The guy went for a net – although there isn’t much room to wield such a thing in my house – and we devised a cunning plan to trap it. The plan failed as the rat was much quicker than either of us and its daring escape bid made full use of the element of surprise as it charged straight at us.

The rat vanished again under the floorboards, so we had to settle for plan B which was to lay traps and poison anywhere it might get to. Various forms of rodenticide were deployed, including difenacoum and brodificoum. The traps are baited with a mixture of peanut butter and chocolate, both of which I hate, but which apparently rats adore. With that he gave me the bill and left.

Columbo slept through the whole adventure, but came downstairs to say goodbye to the rat man.

There’s been no more noise from under the floor, but I’m pretty sure the rat is trapped. If it eats any of the poison then it will die there, slowly, and the only way I’ll know about it is when its rotting corpse starts to reek. So I have that to look forward to, unless it hurls itself onto a trap and dies an instant death.

The remaining mystery is how the critter got into the house. It clearly wasn’t through a direct route into the front room, otherwise he could have got out the same way and wouldn’t be trapped. Columbo once caught a rat in the garden, but it wasn’t dead when he brought it into the house. The rat catcher suggested he might have done the same thing with this one, and it managed to escape and roam free. Perhaps guilt is the reason Columbo kept such a low profile through all this?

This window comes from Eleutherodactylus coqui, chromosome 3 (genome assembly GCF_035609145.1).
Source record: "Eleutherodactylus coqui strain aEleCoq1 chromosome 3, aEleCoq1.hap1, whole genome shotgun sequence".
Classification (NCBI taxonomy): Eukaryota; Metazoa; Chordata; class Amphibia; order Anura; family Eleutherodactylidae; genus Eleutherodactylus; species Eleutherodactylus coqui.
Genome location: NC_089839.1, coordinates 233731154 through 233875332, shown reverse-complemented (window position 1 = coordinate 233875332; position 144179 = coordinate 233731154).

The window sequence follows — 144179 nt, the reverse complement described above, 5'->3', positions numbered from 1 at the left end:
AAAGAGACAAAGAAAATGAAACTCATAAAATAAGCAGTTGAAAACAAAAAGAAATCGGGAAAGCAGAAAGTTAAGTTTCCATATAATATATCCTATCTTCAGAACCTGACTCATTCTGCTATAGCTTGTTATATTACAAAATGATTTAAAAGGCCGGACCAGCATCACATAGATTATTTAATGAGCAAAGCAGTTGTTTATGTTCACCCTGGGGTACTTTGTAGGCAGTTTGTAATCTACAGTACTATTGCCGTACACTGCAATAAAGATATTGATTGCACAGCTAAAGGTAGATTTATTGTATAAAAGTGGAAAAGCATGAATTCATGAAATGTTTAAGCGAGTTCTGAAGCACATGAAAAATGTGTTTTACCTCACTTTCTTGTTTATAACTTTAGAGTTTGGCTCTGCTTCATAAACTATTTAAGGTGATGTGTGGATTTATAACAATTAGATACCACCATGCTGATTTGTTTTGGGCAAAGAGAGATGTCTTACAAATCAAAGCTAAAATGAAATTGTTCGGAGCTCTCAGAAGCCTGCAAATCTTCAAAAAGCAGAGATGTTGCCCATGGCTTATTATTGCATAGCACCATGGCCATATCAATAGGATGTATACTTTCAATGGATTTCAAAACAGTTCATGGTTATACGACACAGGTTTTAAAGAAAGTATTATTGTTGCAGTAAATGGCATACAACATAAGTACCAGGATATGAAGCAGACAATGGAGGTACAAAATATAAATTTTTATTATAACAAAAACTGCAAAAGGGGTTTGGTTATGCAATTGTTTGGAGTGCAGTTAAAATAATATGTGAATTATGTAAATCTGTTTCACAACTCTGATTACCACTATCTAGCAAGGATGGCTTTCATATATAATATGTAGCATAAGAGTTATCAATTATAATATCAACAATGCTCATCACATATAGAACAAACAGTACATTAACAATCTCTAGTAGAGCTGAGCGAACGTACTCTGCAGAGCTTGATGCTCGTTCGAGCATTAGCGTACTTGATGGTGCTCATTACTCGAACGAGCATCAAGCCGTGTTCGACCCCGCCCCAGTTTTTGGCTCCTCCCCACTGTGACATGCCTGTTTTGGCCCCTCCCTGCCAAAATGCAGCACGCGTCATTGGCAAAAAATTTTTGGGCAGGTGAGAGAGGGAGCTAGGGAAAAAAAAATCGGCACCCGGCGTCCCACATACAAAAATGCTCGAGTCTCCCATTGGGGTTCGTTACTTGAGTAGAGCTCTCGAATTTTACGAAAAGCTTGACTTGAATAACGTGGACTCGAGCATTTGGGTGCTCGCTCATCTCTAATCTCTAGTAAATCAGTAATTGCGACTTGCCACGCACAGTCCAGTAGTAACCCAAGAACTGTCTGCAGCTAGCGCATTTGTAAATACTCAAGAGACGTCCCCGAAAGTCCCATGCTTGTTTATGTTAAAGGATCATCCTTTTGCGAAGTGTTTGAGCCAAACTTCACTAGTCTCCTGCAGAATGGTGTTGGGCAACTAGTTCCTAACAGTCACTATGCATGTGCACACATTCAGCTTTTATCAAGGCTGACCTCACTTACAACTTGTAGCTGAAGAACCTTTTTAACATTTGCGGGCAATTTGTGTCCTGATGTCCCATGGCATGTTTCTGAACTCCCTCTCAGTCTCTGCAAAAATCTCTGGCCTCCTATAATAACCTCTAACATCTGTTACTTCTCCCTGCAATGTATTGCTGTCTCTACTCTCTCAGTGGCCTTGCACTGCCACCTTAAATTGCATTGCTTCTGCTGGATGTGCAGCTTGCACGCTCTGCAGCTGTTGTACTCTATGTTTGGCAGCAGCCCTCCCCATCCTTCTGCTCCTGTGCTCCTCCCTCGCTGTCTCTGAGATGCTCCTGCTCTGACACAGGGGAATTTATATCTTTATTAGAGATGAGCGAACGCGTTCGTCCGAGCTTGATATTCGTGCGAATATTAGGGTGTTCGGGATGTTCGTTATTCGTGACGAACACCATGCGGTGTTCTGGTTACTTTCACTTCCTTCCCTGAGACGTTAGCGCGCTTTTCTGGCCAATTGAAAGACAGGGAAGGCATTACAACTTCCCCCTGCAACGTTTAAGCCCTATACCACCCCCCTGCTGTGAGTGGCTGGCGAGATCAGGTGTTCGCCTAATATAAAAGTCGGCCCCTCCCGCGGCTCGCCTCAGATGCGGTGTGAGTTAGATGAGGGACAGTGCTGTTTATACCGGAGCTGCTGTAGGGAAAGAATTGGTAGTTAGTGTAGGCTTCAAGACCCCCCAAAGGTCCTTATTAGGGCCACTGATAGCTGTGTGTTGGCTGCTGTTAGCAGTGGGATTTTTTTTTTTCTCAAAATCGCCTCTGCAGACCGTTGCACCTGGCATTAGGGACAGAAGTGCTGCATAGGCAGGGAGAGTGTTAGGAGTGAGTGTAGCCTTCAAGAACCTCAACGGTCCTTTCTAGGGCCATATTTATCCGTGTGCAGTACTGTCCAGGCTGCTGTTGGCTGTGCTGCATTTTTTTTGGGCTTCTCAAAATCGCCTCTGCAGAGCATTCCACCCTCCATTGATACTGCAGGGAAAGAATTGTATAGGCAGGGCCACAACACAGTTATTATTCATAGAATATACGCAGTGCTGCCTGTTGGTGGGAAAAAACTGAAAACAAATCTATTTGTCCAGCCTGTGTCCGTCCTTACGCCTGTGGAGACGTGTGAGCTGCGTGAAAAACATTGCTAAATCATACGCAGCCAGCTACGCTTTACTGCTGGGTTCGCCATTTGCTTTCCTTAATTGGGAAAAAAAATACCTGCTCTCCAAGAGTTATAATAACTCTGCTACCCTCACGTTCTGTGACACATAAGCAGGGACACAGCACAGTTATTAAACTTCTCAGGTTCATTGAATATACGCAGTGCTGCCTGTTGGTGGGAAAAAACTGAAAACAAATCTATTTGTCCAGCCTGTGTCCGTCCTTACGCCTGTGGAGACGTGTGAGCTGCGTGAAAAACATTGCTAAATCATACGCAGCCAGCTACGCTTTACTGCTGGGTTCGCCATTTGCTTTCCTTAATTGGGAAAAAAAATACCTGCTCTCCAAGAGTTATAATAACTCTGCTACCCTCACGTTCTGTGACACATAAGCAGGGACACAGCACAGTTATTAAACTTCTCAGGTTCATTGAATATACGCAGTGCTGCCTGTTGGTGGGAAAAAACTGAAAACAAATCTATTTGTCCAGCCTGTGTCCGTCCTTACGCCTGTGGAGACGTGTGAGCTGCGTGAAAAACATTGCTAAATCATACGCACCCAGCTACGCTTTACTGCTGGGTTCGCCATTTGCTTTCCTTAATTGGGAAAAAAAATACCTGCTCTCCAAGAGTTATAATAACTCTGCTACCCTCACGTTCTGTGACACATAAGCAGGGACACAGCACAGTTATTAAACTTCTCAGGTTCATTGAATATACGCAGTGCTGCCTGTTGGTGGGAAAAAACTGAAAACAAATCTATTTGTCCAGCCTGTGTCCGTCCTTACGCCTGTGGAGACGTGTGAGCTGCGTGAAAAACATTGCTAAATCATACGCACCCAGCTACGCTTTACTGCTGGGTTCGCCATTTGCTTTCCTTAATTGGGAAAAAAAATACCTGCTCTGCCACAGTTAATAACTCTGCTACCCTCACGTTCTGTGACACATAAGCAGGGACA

I’m still kicking myself for not acting quicker when it broke cover. If only I’d had a shovel like when I was little…

That’s enough about the rat. Time to get cracking with my dinner. Followed perhaps by a biscuit.


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16 Responses to “The Day of the Rat”

  1. Bryn Jones Says:

    Perhaps it should be stated for the benefit of new readers of this blog that Columbo is Peter’s cat, not a lodger.

    I once heard a story, again in Cardiff, of a rat getting into a house. The pest controller put baited poison under some floorboards. The sound of the rat stopped fairly soon afterwards. However, a repulsive smell was noticed some days later as the rat corpse began to rot. Attempts to find the dead rat failed. The smell soon became unbearable. Eventually the smell began to subside, but an infestation of flies appeared, with large numbers of flies in all rooms.